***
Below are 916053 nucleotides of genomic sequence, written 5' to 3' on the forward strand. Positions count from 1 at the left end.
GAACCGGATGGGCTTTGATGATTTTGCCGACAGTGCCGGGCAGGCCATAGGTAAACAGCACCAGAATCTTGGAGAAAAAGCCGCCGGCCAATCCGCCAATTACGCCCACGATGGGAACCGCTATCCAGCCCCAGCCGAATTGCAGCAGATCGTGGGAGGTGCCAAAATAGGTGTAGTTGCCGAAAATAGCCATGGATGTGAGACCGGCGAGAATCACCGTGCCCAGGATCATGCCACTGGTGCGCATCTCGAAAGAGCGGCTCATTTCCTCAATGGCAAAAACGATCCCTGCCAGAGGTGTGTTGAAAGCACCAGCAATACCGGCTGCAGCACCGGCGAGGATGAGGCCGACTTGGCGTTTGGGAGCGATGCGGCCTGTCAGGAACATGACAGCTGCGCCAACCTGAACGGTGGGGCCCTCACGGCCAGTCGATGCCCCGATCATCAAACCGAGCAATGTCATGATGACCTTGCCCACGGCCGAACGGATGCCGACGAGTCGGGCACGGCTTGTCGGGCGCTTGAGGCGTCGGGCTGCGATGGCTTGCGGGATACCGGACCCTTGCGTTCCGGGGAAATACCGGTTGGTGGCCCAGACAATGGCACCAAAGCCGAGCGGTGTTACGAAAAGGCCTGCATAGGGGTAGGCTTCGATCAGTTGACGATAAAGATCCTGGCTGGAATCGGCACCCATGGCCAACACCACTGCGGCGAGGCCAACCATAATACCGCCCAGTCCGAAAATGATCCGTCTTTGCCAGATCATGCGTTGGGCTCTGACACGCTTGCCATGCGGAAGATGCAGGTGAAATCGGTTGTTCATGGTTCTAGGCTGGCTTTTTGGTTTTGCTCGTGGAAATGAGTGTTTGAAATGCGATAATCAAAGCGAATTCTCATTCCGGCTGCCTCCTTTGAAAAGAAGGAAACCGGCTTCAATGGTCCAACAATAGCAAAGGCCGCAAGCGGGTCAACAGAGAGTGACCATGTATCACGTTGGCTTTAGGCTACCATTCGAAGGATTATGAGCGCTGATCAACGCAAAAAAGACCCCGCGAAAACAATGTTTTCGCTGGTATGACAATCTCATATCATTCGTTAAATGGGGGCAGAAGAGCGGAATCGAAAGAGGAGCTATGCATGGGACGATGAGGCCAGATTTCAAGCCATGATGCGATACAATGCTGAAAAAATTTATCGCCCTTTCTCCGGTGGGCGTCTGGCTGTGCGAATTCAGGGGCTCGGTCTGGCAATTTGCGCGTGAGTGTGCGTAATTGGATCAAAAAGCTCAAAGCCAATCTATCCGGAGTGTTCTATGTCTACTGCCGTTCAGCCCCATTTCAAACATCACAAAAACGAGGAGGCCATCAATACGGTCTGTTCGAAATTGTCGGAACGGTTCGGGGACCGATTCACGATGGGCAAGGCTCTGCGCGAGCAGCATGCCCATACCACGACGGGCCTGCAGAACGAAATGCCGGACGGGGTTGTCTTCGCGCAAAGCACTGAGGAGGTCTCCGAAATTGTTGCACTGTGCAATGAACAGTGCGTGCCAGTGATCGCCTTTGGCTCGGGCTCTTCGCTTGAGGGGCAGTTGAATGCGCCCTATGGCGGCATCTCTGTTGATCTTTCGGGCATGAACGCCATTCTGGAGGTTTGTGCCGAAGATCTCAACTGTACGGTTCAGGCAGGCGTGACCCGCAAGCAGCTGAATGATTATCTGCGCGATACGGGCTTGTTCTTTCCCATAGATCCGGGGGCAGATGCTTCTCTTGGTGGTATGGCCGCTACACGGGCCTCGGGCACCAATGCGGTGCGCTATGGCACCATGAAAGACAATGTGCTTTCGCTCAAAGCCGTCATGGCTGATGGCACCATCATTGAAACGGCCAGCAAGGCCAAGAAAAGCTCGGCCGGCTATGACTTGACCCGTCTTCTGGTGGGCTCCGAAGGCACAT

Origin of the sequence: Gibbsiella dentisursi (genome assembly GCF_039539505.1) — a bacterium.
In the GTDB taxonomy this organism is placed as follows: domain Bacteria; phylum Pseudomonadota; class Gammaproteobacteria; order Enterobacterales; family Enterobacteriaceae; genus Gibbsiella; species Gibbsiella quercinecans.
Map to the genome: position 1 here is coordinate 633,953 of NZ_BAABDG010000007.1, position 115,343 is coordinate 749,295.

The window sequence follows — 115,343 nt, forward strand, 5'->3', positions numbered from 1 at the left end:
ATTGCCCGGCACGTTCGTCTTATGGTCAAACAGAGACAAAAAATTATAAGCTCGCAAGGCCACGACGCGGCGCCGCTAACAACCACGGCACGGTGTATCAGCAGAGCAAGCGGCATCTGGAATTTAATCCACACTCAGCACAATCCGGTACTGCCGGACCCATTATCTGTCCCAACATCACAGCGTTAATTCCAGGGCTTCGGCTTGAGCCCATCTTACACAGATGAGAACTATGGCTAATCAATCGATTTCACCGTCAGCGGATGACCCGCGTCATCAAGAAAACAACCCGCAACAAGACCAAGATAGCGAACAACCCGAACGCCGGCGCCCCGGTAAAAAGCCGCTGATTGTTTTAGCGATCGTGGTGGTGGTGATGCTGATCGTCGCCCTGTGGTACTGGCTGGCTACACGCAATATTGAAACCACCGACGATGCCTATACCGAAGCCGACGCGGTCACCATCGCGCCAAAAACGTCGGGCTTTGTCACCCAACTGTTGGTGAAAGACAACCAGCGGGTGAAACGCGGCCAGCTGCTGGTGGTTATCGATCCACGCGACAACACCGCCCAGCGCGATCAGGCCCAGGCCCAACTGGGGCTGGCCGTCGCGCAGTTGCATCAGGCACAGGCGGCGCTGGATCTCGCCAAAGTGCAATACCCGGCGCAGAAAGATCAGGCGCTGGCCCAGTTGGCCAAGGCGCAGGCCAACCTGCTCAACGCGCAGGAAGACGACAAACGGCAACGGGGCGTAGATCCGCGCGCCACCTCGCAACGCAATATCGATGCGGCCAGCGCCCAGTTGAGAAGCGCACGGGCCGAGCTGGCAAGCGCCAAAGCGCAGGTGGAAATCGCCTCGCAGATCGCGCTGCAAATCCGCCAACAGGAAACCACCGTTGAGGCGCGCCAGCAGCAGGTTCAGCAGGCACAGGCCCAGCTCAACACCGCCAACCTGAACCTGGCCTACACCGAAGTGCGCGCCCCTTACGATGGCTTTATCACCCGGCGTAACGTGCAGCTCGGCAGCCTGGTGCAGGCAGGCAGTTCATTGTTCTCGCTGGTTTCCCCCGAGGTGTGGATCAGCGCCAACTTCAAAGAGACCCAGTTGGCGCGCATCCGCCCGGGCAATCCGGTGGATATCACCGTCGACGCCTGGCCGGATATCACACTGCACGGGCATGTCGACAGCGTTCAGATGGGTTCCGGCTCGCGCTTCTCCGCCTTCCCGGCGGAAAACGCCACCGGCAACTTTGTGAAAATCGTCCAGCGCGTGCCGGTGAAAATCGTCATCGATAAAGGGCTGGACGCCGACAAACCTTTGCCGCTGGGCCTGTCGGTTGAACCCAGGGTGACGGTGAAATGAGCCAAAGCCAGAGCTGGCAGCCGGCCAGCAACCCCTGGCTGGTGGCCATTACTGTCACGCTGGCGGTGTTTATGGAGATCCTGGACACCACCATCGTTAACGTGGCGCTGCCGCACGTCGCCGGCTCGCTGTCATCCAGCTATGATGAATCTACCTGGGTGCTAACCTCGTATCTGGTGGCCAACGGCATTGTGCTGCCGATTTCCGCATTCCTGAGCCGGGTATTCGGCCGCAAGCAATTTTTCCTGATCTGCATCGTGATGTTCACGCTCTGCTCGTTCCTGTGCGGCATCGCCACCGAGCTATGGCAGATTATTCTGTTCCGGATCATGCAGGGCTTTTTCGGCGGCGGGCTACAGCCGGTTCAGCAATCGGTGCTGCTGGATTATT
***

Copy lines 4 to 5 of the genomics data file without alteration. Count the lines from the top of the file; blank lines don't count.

In the GTDB taxonomy this organism is placed as follows: domain Bacteria; phylum Pseudomonadota; class Gammaproteobacteria; order Enterobacterales; family Enterobacteriaceae; genus Gibbsiella; species Gibbsiella quercinecans.
Map to the genome: position 1 here is coordinate 633,953 of NZ_BAABDG010000007.1, position 115,343 is coordinate 749,295.